No Ukraine breakthrough, but NATO and Russia eye more talks

International

From left, United States Deputy Secretary of State Wendy Sherman, NATO Secretary General Jens Stoltenberg, Russia’s Deputy Foreign Minister Alexander Grushko, and Russia’s Deputy Defense Minister Alexander Fomin pose for a photo prior to the NATO-Russia Council at NATO headquarters, in Brussels, Wednesday, Jan. 12, 2022. Senior NATO and Russian officials are meeting Wednesday to try to bridge seemingly irreconcilable differences over the future of Ukraine, amid deep skepticism that Russian President Vladimir Putin’s security proposals for easing tensions are genuine. (Olivier Hoslet, Pool Photo via AP)

BRUSSELS (AP) — The United States and NATO on Wednesday rejected key Russian security demands for easing tensions over Ukraine but left open the possibility of future talks with Moscow on arms control, missile deployments, and ways to prevent military incidents between Russia and the West.

The decisions came at a meeting of the NATO-Russia Council, the first of its kind in over two years. That Russia’s delegation did not walk out of the talks and remained open to the prospect of future meetings despite the West rebuffing central demands were seen as positive notes in a week of high-level meetings aimed at staving off a feared Russian invasion of Ukraine.

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Russian President Vladimir Putin wants NATO to withdraw its troops and military equipment from countries neighboring Russia, which includes Ukraine but also NATO allies like Estonia, Latvia, and Lithuania. Putin also wants the 30-nation military alliance to agree not to admit any more members.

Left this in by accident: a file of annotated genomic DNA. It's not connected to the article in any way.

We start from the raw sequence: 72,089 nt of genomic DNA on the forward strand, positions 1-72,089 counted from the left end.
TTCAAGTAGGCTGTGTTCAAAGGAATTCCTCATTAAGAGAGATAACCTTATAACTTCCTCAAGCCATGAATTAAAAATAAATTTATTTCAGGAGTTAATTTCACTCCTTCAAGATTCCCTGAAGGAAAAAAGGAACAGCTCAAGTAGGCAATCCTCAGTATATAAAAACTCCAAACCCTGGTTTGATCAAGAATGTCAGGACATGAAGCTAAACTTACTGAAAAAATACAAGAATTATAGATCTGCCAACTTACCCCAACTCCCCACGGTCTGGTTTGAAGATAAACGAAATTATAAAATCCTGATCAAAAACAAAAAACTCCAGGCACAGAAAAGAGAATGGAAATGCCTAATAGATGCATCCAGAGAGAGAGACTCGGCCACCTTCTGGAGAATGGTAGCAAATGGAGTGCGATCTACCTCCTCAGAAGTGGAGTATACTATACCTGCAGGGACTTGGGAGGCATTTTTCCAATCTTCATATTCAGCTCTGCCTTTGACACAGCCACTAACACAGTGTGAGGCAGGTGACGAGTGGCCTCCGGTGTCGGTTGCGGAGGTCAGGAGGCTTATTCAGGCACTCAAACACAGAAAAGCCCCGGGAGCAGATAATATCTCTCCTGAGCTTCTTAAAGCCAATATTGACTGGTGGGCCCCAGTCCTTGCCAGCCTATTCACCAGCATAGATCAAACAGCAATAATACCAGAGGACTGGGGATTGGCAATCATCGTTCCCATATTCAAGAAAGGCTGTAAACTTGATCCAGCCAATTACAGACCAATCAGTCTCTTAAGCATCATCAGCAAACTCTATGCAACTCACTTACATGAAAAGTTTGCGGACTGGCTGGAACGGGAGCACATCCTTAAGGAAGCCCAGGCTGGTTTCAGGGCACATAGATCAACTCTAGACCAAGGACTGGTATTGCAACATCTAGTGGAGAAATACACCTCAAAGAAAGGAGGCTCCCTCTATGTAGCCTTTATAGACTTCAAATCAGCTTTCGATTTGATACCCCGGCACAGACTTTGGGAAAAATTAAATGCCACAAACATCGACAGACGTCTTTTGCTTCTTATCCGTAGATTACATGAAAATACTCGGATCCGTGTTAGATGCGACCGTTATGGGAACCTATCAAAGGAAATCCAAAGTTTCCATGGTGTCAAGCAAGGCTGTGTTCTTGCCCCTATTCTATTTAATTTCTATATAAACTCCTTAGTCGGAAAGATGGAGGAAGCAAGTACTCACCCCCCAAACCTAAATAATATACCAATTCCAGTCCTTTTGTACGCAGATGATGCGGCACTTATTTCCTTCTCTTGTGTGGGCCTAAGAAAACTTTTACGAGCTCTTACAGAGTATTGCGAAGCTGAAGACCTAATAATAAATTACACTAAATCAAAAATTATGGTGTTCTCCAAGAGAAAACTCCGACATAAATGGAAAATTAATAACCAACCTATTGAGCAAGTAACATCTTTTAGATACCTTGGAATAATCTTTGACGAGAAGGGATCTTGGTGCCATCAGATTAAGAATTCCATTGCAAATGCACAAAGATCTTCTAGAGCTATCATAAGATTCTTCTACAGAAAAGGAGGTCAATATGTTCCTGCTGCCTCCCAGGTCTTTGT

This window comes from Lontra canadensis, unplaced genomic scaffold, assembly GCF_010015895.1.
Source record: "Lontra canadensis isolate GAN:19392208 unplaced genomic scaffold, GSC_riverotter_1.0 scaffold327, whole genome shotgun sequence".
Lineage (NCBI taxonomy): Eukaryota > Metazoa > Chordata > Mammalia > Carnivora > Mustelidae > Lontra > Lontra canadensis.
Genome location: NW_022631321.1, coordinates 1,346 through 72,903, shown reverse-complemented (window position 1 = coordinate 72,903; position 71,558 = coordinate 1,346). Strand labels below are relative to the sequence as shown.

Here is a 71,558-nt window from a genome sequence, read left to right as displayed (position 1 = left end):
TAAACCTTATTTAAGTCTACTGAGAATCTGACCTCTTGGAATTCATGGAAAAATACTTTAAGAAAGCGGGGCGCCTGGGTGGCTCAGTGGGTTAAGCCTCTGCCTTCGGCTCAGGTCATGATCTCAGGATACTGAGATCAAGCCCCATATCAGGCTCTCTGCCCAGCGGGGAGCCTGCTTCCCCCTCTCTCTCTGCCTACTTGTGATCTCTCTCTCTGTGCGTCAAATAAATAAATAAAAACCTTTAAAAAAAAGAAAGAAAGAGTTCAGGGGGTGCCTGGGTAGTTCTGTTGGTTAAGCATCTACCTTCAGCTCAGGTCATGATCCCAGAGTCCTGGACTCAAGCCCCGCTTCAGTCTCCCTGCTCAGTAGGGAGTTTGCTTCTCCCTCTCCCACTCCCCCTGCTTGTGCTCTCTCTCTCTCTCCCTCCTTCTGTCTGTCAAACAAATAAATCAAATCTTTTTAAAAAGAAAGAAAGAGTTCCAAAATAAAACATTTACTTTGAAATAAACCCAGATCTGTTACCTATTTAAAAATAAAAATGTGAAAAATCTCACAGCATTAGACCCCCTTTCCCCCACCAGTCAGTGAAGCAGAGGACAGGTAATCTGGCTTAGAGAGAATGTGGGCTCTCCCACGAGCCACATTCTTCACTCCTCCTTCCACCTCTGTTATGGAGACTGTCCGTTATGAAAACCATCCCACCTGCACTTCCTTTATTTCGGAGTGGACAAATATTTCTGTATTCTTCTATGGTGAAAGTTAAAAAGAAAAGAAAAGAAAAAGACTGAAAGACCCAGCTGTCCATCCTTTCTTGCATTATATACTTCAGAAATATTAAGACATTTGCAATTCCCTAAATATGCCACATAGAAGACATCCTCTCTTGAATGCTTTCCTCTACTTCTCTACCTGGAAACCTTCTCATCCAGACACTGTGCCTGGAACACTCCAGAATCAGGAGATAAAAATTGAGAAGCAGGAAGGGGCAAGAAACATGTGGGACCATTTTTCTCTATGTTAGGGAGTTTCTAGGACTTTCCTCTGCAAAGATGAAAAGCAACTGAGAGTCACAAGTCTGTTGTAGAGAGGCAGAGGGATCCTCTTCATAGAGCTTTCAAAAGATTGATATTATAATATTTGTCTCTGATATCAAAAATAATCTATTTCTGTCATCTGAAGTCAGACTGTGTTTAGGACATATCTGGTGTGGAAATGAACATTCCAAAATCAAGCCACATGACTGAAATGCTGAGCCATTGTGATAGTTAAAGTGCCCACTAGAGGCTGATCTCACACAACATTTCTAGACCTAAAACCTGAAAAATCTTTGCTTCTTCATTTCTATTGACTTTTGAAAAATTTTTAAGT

Speaking after the meeting at NATO headquarters in Brussels, U.S. Deputy Secretary of State Wendy Sherman reaffirmed that some of Putin’s security demands “are simply non-starters.”

“We will not slam the door shut on NATO’s open-door policy,” she told reporters after almost four hours of talks. “We are not going to agree that NATO cannot expand any further.”

The meeting was called as Russia has massed an estimated 100,000 combat-ready troops, tanks, and heavy military equipment near Ukraine’s eastern border. The buildup has caused deep concerns in Kyiv and the West that Moscow is preparing for an invasion.

Russia denies that it has fresh plans to attack its neighbor and in turn accuses the West of threatening its security.

While noting that “escalation does not create optimum conditions for diplomacy, to say the least,” Sherman also expressed optimism, given that Moscow did not dismiss the idea of further talks.

NATO Secretary General Jens Stoltenberg, who chaired the meeting, said NATO nations and Russian envoys both “expressed the need to resume dialogue and to explore a schedule of future meetings.”

Stoltenberg said NATO is keen to discuss ways to prevent dangerous military incidents or accidents and reduce space and cyber threats, as well as to talk about arms control and disarmament, including setting agreed limits on missile deployments.